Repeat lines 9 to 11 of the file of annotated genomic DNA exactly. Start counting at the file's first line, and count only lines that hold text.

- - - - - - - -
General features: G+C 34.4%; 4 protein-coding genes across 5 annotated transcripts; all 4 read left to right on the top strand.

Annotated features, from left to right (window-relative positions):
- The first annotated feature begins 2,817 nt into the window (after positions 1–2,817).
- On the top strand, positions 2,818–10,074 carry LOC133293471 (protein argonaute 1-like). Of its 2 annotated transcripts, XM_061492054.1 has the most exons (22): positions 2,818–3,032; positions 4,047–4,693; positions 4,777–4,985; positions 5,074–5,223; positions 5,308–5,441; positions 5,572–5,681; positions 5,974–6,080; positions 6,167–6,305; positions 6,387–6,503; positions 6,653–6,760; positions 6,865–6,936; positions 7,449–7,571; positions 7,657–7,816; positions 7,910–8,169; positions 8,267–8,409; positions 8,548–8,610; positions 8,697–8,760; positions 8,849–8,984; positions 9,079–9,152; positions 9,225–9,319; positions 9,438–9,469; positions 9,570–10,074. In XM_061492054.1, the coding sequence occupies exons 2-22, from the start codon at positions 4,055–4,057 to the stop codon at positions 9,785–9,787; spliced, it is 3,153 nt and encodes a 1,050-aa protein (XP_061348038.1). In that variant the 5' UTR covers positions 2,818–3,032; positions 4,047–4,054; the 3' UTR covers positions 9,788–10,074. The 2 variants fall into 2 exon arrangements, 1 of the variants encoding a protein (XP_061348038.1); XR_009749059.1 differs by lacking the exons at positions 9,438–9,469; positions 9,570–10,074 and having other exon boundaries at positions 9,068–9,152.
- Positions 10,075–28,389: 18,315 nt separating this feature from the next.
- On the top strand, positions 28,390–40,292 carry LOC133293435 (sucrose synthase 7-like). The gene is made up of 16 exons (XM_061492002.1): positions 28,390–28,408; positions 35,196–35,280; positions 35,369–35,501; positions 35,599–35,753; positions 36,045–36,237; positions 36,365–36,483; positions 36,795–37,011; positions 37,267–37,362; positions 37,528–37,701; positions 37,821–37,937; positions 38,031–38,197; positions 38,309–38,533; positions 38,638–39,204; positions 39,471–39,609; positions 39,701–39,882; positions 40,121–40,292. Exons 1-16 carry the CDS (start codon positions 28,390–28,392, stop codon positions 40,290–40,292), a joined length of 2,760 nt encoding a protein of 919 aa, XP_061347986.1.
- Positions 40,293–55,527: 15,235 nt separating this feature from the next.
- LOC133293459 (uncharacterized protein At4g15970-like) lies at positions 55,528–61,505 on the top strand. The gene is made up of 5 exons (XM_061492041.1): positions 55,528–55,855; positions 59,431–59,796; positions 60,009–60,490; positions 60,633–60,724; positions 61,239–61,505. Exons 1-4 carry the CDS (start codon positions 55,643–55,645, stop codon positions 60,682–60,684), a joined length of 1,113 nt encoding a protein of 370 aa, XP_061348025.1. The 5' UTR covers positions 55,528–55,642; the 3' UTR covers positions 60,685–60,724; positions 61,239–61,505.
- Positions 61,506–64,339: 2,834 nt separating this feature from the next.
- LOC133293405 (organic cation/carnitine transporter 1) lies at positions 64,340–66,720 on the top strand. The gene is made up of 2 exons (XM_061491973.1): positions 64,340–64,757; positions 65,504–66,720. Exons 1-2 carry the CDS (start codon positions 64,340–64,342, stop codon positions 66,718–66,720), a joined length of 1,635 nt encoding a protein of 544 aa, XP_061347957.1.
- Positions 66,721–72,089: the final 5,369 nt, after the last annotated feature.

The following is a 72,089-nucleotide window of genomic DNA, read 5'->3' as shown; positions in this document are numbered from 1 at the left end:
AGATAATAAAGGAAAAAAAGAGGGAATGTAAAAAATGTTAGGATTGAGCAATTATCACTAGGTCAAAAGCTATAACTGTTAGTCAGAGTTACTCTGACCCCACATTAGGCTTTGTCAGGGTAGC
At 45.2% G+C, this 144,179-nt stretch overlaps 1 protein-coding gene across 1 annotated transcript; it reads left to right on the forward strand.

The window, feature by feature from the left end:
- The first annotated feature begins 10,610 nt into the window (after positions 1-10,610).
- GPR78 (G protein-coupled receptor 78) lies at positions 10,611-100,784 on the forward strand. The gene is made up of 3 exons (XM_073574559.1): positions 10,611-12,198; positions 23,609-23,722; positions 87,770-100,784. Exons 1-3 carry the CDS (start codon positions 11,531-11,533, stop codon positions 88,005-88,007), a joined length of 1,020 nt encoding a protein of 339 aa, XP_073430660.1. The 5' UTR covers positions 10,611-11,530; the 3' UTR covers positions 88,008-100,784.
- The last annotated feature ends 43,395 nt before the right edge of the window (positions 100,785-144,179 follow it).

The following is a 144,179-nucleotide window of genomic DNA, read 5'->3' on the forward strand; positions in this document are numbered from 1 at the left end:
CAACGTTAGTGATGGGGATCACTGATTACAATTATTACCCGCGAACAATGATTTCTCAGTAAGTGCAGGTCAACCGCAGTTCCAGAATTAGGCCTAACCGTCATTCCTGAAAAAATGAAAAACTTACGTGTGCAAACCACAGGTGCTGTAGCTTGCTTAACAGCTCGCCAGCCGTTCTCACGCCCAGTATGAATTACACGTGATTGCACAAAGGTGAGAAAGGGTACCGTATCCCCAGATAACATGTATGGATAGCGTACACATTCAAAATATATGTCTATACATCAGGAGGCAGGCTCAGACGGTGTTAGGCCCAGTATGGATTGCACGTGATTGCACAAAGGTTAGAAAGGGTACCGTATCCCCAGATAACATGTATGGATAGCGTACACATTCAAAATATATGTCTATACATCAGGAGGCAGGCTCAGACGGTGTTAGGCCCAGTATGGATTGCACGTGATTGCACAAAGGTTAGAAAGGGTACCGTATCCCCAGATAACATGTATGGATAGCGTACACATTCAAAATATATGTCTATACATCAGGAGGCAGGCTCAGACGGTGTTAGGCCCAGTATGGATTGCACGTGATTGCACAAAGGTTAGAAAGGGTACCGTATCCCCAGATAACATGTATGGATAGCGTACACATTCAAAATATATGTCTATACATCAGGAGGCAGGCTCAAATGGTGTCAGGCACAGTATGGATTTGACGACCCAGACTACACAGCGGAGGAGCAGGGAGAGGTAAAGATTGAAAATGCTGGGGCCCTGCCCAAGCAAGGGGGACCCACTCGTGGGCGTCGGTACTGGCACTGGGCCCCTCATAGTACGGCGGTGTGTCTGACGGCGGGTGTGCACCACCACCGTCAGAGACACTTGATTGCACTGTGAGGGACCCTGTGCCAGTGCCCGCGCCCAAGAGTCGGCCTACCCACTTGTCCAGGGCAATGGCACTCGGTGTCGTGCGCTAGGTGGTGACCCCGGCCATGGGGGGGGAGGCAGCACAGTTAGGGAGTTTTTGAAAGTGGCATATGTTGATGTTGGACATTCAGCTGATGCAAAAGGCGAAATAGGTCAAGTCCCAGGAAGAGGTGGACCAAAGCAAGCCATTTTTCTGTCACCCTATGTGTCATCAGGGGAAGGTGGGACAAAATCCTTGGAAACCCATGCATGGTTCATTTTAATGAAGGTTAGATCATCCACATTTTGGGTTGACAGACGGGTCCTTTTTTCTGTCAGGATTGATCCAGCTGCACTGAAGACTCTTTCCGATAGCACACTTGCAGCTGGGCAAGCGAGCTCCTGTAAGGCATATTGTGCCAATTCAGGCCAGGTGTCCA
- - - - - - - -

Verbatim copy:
- Positions 61,506–64,339: 2,834 nt separating this feature from the next.
- LOC133293405 (organic cation/carnitine transporter 1) lies at positions 64,340–66,720 on the top strand. The gene is made up of 2 exons (XM_061491973.1): positions 64,340–64,757; positions 65,504–66,720. Exons 1-2 carry the CDS (start codon positions 64,340–64,342, stop codon positions 66,718–66,720), a joined length of 1,635 nt encoding a protein of 544 aa, XP_061347957.1.
- Positions 66,721–72,089: the final 5,369 nt, after the last annotated feature.